Having worked closely with the Medomak Valley varsity softball team for years, Kyle Santheson certainly has felt his heart skip a beat once or twice with the stress of close, intense, down-to-the-wire high school diamond games.

However, what he felt on Sept. 28, 2018 was much different.

For the 58-year-old Waldoboro resident, the day started like many others, though that week he was finishing a weeklong photography class at the Maine Media Workshop in Rockport.

“I accompanied one of my classmates out to photograph the Breakwater Light[house in Rockland],” he said. “By the time I got back, I felt a little tired, but no worse for the wear.”

Santheson dozed off in class later in the day and he said when he awoke, he “did not feel right [and felt] dizzy.”

“It was lights out from there,” he said.

Santheson had slipped into cardiac arrest. Which several of his classmates — many of which he had met only four days earlier — recognized almost immediately as he slumped over in his chair.

They assisted him to the floor, began CPR and called 911.

Minutes later, NorthEast Mobile Health Services arrived and defibrillated Santheson, who said, “I apparently woke up almost immediately.”

While most of what proceeded was a blur, Santheson was transported to Penobscot Bay Medical Center and later lifeflighted to Maine Medical Center in Portland, where he was admitted to the cardiac intensive care unit (ICU).

From there, he went through a series of tests — including having an Implantable Cardioverter Defibrillater (ICD) placed in his chest — and was released the following Wednesday.

Santheson said he was diagnosed roughly 10 years prior with hypertrophic cardiomyopathy, which is a thickening of the heart wall.

While at the time his symptoms were mild, cardiac arrest is consistent with the disease, which he said was genetic in his family.

He also remembered the names of the two out-of-state classmates — Virginia Apostolacus of Pennsylvania and Scott Stevens of Connecticut — that performed “flawless CPR for at least six to eight [minutes],” despite neither being CPR certified.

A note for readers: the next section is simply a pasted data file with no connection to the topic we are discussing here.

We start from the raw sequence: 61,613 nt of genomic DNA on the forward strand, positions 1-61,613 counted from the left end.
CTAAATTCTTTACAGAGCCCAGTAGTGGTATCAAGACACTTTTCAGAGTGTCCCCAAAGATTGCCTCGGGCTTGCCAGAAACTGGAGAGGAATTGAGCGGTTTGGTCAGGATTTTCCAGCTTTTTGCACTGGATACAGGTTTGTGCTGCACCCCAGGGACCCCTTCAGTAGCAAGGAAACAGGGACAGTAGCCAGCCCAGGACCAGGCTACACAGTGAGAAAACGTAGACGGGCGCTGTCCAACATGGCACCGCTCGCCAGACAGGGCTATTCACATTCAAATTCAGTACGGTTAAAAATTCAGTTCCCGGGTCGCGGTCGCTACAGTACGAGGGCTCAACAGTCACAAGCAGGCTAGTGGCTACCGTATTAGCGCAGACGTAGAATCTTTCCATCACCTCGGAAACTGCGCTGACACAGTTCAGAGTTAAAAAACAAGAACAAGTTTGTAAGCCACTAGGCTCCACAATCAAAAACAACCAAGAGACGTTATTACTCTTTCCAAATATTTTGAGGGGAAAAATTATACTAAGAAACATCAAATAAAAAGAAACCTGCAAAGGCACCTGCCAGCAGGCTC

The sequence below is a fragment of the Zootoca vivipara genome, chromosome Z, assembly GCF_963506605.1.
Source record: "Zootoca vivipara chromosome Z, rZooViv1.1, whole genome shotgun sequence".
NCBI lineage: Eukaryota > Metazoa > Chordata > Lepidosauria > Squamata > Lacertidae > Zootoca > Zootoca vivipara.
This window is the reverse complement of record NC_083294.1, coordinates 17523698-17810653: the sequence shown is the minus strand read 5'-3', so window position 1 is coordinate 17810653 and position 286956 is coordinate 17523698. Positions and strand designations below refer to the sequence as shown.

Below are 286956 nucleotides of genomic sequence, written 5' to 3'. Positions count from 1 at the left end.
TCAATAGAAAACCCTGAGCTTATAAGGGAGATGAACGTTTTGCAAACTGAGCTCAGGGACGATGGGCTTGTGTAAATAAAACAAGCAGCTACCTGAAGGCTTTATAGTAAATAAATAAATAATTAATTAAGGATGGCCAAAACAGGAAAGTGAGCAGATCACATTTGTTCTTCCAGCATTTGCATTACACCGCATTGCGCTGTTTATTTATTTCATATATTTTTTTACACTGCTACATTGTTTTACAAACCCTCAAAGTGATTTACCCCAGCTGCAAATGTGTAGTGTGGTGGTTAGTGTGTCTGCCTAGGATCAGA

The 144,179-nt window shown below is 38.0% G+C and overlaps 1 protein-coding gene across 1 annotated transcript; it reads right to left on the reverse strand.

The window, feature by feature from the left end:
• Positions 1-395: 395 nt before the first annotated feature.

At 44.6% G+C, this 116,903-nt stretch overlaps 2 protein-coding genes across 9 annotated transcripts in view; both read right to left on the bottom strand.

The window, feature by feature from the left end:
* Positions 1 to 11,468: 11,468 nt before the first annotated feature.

Santheson said the three remain in communication sporadically to this day through text and social media.

“The doctors told me that their efforts quite literally made the difference in saving my life,” said Santheson. “How can you repay a debt like that? CPR training classes around the country preach that early intervention is key to survival. I will never be able to thank them enough.”

While he has been a softball coach on various levels locally for nearly two decades, Santheson’s athletic roots spread all over town.

He has been heavily engaged in the Panther softball program since 2007, when his daughter, Kayla, played for the Panthers and was a stalwart pitcher and infielder, who helped Medomak Valley win back-to-back regional championships.

Santheson joined the team in an official capacity as assistant coach in 2015.

He has also coached Little League and ASA softball and has been a softball umpire for the Knox-Lincoln-Waldo (KLW) Umpire Association, as well as serving as the town’s recreation director for 12 years.

Prior to his days as a coach, Santheson, a 1980 graduate of Plymouth Carver High School in Plymouth, Mass, was a wrestler for the Eagles and went on to join the United States Coast Guard shortly after graduation.

He was stationed in various posts in Massachusetts, Connecticut, Florida and Maine for 24 years before retiring as commanding officer of the Rockland station in 2004.

Santheson also has been Waldoboro’s Emergency Management Director for 15 years, in addition to his stint as the town’s recreation director.

Of late, before schools closed due health concerns over the COVID-19 (coronavirus) pandemic, Santheson has volunteered in the advanced photography class at Medomak Valley High School and was heavily involved in the #WhyYouMatter project, spearheaded by teacher Brooke Holland.

To put it simply, Santheson wears a lot of hats. And, if and when the high school softball season resumes, he plans to put his coaching hat back on and make a full return to the dugout.

“Despite all that I have been through, I've felt great, and have had no issues since the event,” he said. “And besides, if I can survive both of those Oceanside games at the end of last season, I plan on sticking around as long as I can.”